Contraceptive Security Index 2003: A Tool for Priority Setting and Planning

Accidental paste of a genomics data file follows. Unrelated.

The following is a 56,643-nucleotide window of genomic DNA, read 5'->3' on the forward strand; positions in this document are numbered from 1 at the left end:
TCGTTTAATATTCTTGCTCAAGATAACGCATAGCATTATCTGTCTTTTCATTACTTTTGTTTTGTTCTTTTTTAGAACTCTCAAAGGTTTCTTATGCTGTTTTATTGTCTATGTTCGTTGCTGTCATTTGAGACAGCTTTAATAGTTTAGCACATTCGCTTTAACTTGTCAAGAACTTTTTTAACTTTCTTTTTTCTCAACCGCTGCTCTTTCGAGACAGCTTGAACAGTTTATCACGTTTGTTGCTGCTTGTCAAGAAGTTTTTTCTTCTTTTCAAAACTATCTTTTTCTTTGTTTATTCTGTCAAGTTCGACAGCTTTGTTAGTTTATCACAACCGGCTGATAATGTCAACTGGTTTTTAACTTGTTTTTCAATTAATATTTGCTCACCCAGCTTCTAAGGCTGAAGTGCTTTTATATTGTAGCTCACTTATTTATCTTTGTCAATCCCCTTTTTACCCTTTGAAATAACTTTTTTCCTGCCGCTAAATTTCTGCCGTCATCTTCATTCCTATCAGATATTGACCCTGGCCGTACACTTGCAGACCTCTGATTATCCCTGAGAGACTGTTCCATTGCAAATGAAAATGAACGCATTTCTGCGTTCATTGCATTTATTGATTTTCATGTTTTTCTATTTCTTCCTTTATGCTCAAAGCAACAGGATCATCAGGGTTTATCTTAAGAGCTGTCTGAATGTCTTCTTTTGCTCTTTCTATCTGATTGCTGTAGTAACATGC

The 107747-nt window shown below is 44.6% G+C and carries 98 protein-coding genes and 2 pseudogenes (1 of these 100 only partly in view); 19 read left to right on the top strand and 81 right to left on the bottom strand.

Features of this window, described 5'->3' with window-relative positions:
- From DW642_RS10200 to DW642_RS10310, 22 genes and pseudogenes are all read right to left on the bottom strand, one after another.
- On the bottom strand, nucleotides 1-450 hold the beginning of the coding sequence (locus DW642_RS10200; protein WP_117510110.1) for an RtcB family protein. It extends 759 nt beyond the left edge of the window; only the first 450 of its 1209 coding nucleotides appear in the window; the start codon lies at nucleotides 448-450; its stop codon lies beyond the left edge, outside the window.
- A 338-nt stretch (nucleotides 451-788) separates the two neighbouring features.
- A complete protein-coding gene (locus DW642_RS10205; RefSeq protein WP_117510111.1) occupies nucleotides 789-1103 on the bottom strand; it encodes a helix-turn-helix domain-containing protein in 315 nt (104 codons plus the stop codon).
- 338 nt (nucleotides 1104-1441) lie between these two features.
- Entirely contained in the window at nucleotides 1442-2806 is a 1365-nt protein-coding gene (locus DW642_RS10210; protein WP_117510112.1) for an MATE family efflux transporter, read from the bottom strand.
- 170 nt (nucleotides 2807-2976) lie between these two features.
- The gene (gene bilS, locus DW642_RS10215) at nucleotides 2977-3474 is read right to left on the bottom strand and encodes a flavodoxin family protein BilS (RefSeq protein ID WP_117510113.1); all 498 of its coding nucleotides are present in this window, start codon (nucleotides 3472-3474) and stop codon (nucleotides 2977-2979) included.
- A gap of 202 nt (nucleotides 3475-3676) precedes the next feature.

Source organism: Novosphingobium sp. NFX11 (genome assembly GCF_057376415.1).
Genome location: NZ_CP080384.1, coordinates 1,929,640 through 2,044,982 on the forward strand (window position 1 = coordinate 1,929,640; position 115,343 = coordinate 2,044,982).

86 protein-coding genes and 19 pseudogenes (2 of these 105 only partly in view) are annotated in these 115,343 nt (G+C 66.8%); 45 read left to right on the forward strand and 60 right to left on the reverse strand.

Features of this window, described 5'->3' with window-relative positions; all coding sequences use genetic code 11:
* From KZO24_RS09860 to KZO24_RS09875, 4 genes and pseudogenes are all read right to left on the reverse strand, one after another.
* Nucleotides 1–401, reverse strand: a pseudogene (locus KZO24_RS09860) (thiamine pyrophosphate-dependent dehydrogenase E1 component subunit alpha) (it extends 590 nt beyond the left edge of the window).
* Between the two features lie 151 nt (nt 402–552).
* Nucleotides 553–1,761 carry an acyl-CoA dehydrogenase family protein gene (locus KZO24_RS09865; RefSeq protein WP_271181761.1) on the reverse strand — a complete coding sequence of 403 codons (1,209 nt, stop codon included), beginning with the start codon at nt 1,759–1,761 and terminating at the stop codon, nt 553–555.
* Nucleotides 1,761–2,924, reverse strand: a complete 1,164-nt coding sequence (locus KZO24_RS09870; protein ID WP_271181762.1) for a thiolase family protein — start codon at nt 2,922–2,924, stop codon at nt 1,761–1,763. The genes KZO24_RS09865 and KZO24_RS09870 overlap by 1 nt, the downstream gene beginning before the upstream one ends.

Publication date: 2003